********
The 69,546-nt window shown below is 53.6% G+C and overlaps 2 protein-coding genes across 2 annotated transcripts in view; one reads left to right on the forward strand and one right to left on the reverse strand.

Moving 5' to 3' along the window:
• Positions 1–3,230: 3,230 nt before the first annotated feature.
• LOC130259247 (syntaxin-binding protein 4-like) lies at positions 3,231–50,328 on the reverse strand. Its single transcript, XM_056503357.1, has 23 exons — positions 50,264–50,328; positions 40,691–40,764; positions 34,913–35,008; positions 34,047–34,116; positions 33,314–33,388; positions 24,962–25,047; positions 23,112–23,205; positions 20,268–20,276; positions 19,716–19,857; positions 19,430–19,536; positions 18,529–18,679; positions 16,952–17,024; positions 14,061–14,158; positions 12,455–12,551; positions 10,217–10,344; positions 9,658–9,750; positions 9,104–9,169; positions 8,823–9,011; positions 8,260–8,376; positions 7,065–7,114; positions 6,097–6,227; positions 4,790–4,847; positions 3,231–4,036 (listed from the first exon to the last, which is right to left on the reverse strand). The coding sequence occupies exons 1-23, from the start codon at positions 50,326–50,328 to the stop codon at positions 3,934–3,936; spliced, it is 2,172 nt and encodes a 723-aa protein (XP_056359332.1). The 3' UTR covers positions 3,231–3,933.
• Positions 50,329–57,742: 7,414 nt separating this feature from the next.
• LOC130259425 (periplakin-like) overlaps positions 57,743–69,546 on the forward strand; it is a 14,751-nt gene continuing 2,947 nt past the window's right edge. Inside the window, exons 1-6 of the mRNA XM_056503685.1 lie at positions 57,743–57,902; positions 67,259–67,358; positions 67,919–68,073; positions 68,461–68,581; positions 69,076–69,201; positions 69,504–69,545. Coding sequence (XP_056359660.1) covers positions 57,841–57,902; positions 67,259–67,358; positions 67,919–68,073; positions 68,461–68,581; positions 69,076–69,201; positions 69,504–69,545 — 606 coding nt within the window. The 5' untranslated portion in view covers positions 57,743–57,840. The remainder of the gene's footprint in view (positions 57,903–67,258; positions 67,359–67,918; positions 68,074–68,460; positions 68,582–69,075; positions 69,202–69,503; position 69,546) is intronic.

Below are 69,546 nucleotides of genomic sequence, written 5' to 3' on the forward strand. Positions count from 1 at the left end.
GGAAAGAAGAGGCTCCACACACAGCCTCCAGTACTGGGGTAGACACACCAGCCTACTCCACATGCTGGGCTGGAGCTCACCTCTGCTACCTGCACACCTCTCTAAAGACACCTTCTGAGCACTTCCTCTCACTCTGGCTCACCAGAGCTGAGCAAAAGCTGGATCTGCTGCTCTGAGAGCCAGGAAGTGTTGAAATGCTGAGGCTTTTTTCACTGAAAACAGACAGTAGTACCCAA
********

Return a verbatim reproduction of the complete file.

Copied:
The 69,546-nt window shown below is 53.6% G+C and overlaps 2 protein-coding genes across 2 annotated transcripts in view; one reads left to right on the forward strand and one right to left on the reverse strand.

Moving 5' to 3' along the window:
• Positions 1–3,230: 3,230 nt before the first annotated feature.
• LOC130259247 (syntaxin-binding protein 4-like) lies at positions 3,231–50,328 on the reverse strand. Its single transcript, XM_056503357.1, has 23 exons — positions 50,264–50,328; positions 40,691–40,764; positions 34,913–35,008; positions 34,047–34,116; positions 33,314–33,388; positions 24,962–25,047; positions 23,112–23,205; positions 20,268–20,276; positions 19,716–19,857; positions 19,430–19,536; positions 18,529–18,679; positions 16,952–17,024; positions 14,061–14,158; positions 12,455–12,551; positions 10,217–10,344; positions 9,658–9,750; positions 9,104–9,169; positions 8,823–9,011; positions 8,260–8,376; positions 7,065–7,114; positions 6,097–6,227; positions 4,790–4,847; positions 3,231–4,036 (listed from the first exon to the last, which is right to left on the reverse strand). The coding sequence occupies exons 1-23, from the start codon at positions 50,326–50,328 to the stop codon at positions 3,934–3,936; spliced, it is 2,172 nt and encodes a 723-aa protein (XP_056359332.1). The 3' UTR covers positions 3,231–3,933.
• Positions 50,329–57,742: 7,414 nt separating this feature from the next.
• LOC130259425 (periplakin-like) overlaps positions 57,743–69,546 on the forward strand; it is a 14,751-nt gene continuing 2,947 nt past the window's right edge. Inside the window, exons 1-6 of the mRNA XM_056503685.1 lie at positions 57,743–57,902; positions 67,259–67,358; positions 67,919–68,073; positions 68,461–68,581; positions 69,076–69,201; positions 69,504–69,545. Coding sequence (XP_056359660.1) covers positions 57,841–57,902; positions 67,259–67,358; positions 67,919–68,073; positions 68,461–68,581; positions 69,076–69,201; positions 69,504–69,545 — 606 coding nt within the window. The 5' untranslated portion in view covers positions 57,743–57,840. The remainder of the gene's footprint in view (positions 57,903–67,258; positions 67,359–67,918; positions 68,074–68,460; positions 68,582–69,075; positions 69,202–69,503; position 69,546) is intronic.

Below are 69,546 nucleotides of genomic sequence, written 5' to 3' on the forward strand. Positions count from 1 at the left end.
GGAAAGAAGAGGCTCCACACACAGCCTCCAGTACTGGGGTAGACACACCAGCCTACTCCACATGCTGGGCTGGAGCTCACCTCTGCTACCTGCACACCTCTCTAAAGACACCTTCTGAGCACTTCCTCTCACTCTGGCTCACCAGAGCTGAGCAAAAGCTGGATCTGCTGCTCTGAGAGCCAGGAAGTGTTGAAATGCTGAGGCTTTTTTCACTGAAAACAGACAGTAGTACCCAA